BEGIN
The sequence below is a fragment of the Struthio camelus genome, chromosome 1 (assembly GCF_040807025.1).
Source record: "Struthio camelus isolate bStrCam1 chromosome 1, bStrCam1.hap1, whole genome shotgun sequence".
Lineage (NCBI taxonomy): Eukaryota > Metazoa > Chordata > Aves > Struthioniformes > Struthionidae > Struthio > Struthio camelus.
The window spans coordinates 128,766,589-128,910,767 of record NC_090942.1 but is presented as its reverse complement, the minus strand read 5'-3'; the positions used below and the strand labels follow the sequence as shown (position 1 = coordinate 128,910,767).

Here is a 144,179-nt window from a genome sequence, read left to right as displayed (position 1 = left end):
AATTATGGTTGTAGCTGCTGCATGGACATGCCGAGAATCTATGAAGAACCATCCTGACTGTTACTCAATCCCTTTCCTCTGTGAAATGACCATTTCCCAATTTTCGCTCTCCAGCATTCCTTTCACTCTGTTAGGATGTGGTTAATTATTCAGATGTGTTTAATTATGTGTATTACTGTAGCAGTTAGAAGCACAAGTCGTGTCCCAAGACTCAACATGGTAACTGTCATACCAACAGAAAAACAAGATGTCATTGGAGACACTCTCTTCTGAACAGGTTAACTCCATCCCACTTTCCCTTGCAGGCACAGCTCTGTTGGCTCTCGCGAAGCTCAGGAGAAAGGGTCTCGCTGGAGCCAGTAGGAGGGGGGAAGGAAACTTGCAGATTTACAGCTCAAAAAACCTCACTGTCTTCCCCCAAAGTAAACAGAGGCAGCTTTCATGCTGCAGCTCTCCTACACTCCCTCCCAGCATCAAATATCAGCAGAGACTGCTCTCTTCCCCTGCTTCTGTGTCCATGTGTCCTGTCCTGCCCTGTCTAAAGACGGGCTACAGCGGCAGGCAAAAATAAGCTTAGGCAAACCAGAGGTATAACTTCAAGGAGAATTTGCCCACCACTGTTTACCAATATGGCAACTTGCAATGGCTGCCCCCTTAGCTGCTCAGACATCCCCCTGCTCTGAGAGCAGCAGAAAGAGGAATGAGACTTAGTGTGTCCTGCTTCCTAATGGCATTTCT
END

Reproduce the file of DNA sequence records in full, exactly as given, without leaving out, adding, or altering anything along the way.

The sequence below is a fragment of the Struthio camelus genome, chromosome 1 (assembly GCF_040807025.1).
Source record: "Struthio camelus isolate bStrCam1 chromosome 1, bStrCam1.hap1, whole genome shotgun sequence".
Lineage (NCBI taxonomy): Eukaryota > Metazoa > Chordata > Aves > Struthioniformes > Struthionidae > Struthio > Struthio camelus.
The window spans coordinates 128,766,589-128,910,767 of record NC_090942.1 but is presented as its reverse complement, the minus strand read 5'-3'; the positions used below and the strand labels follow the sequence as shown (position 1 = coordinate 128,910,767).

Here is a 144,179-nt window from a genome sequence, read left to right as displayed (position 1 = left end):
AATTATGGTTGTAGCTGCTGCATGGACATGCCGAGAATCTATGAAGAACCATCCTGACTGTTACTCAATCCCTTTCCTCTGTGAAATGACCATTTCCCAATTTTCGCTCTCCAGCATTCCTTTCACTCTGTTAGGATGTGGTTAATTATTCAGATGTGTTTAATTATGTGTATTACTGTAGCAGTTAGAAGCACAAGTCGTGTCCCAAGACTCAACATGGTAACTGTCATACCAACAGAAAAACAAGATGTCATTGGAGACACTCTCTTCTGAACAGGTTAACTCCATCCCACTTTCCCTTGCAGGCACAGCTCTGTTGGCTCTCGCGAAGCTCAGGAGAAAGGGTCTCGCTGGAGCCAGTAGGAGGGGGGAAGGAAACTTGCAGATTTACAGCTCAAAAAACCTCACTGTCTTCCCCCAAAGTAAACAGAGGCAGCTTTCATGCTGCAGCTCTCCTACACTCCCTCCCAGCATCAAATATCAGCAGAGACTGCTCTCTTCCCCTGCTTCTGTGTCCATGTGTCCTGTCCTGCCCTGTCTAAAGACGGGCTACAGCGGCAGGCAAAAATAAGCTTAGGCAAACCAGAGGTATAACTTCAAGGAGAATTTGCCCACCACTGTTTACCAATATGGCAACTTGCAATGGCTGCCCCCTTAGCTGCTCAGACATCCCCCTGCTCTGAGAGCAGCAGAAAGAGGAATGAGACTTAGTGTGTCCTGCTTCCTAATGGCATTTCT